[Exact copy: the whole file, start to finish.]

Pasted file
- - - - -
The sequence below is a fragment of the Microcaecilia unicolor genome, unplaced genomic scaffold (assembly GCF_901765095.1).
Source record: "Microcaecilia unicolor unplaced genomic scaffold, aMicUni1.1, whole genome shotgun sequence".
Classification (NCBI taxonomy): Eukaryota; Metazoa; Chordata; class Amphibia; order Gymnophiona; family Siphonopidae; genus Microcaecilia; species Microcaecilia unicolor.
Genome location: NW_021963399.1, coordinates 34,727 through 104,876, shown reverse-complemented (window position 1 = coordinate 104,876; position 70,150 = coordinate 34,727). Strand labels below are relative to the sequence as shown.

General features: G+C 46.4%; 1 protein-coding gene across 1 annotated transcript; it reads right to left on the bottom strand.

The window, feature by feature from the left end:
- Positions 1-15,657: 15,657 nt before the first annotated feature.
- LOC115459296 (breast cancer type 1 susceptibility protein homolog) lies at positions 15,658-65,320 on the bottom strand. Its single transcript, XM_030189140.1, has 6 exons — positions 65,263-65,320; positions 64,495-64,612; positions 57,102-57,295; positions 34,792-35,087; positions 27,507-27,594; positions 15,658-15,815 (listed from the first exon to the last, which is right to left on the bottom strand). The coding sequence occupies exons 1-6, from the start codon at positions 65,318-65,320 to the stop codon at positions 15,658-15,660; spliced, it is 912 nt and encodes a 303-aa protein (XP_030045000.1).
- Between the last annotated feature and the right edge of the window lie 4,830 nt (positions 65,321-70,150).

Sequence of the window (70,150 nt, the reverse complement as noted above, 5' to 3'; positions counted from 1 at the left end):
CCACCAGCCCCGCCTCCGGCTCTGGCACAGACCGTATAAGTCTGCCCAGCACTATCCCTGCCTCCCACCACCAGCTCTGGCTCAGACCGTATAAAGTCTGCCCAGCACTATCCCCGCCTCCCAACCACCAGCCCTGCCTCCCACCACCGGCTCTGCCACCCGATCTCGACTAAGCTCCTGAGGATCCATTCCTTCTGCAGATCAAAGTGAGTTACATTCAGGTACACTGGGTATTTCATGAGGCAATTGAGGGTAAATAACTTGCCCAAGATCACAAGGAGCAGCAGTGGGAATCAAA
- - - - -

The sequence below is a fragment of the Microcaecilia unicolor genome, unplaced genomic scaffold (assembly GCF_901765095.1).
Source record: "Microcaecilia unicolor unplaced genomic scaffold, aMicUni1.1, whole genome shotgun sequence".
Classification (NCBI taxonomy): Eukaryota; Metazoa; Chordata; class Amphibia; order Gymnophiona; family Siphonopidae; genus Microcaecilia; species Microcaecilia unicolor.
Genome location: NW_021963399.1, coordinates 34,727 through 104,876, shown reverse-complemented (window position 1 = coordinate 104,876; position 70,150 = coordinate 34,727). Strand labels below are relative to the sequence as shown.

General features: G+C 46.4%; 1 protein-coding gene across 1 annotated transcript; it reads right to left on the bottom strand.

The window, feature by feature from the left end:
- Positions 1-15,657: 15,657 nt before the first annotated feature.
- LOC115459296 (breast cancer type 1 susceptibility protein homolog) lies at positions 15,658-65,320 on the bottom strand. Its single transcript, XM_030189140.1, has 6 exons — positions 65,263-65,320; positions 64,495-64,612; positions 57,102-57,295; positions 34,792-35,087; positions 27,507-27,594; positions 15,658-15,815 (listed from the first exon to the last, which is right to left on the bottom strand). The coding sequence occupies exons 1-6, from the start codon at positions 65,318-65,320 to the stop codon at positions 15,658-15,660; spliced, it is 912 nt and encodes a 303-aa protein (XP_030045000.1).
- Between the last annotated feature and the right edge of the window lie 4,830 nt (positions 65,321-70,150).

Sequence of the window (70,150 nt, the reverse complement as noted above, 5' to 3'; positions counted from 1 at the left end):
CCACCAGCCCCGCCTCCGGCTCTGGCACAGACCGTATAAGTCTGCCCAGCACTATCCCTGCCTCCCACCACCAGCTCTGGCTCAGACCGTATAAAGTCTGCCCAGCACTATCCCCGCCTCCCAACCACCAGCCCTGCCTCCCACCACCGGCTCTGCCACCCGATCTCGACTAAGCTCCTGAGGATCCATTCCTTCTGCAGATCAAAGTGAGTTACATTCAGGTACACTGGGTATTTCATGAGGCAATTGAGGGTAAATAACTTGCCCAAGATCACAAGGAGCAGCAGTGGGAATCAAA